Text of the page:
Read Old Man Scanlon

A Drab and Wretched Afternoon

03 May 2012

Some days just can't be bothered to deal me an idyll with my grandchildren. On the other hand, seldom can I chalk up a day as a total loss. Today is cool, grey, and drizzly. It dovetails seamlessly with my mood: a good start. I expect only what the world owes me—you know what that is—so I'm primed to be pleasantly surprised by small things.

At my doctor's office a receptionist asks a milling group of patients, "Are youse taken care of?" My standards are slipping. Once I would have reacted with teeth-gnashing, prodigious oaths, and blazing prescriptivist indignation, and I devoutly hope I may regain that high ground. Though "youse" still sounds outlandish and at first blush ignorant, I find I appreciate its logic. Until I regain my senses, I take comfort in guessing there's a high probability that she would spell it with an apostrophe ess.

In the exam room I warn a nurse of no little experience and wisdom that others have a hard time taking my blood pressure (and later, I'll revel in the opportunity to indulge in litotes). She tells me, "Palpate first, then put the stethoscope under the cuff, so you don't have to touch it, and all the tubing is hanging free and untouched," even as she does so. This reduces ambient noise and often makes a positive reading possible. The price of this nugget of knowledge is that I am having my annual Urological Procedure of Unusual Loathsomeness.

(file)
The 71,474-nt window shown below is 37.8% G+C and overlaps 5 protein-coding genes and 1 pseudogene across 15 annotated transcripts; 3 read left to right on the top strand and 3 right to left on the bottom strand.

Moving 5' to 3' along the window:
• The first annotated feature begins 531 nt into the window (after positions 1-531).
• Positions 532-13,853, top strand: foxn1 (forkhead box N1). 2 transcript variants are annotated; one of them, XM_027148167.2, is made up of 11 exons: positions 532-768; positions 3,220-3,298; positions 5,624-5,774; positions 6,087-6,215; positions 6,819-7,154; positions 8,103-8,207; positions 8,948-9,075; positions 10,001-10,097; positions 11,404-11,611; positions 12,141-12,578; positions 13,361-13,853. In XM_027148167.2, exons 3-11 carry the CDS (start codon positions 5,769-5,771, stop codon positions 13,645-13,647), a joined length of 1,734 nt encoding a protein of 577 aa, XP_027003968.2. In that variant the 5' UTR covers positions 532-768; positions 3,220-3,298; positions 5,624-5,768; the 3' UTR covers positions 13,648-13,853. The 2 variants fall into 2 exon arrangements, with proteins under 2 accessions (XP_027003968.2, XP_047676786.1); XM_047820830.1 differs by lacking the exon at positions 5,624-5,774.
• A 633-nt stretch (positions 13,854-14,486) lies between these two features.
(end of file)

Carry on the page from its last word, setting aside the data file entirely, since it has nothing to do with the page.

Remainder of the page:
My urologist has an unbreakable deadpan, and God knows I've tried. That is disconcerting enough—really, if I can't joke with someone, do I allow him to stick his finger...? Also, he wears a white shirt, rolls its sleeves up to high forearm, and tucks his necktie into one of its inter-button gaps. It's unfortunate that this reminds me of my grandfather, standing at his lathe in the jewelry factory, except—also disturbing—Gramp wore a bow tie. Though a legitimate retro look, as a doctor's getup there's something just not right about it. The rolled-up sleeves cry out for a shop apron and imply to me an unseemly gusto. They're just too much, since my prostate has no dangerous moving parts that could cause a horrific industrial accident involving unsecured clothing.

On my way out I hear a nurse ask a gentleman, "How are you?" The geezer replies, "Better than nothing." It strikes me that I know only one other person who answers thus. Perhaps it's a New England thing, a phrase of men of a certain age and of a cynical and fatalistic disposition. It may just be a failure of imagination, but I can't for the life of me picture a woman saying this. I have the attitude, but until I'm old enough, I'll content myself with my usual answer to the question: "None of your *@#% business."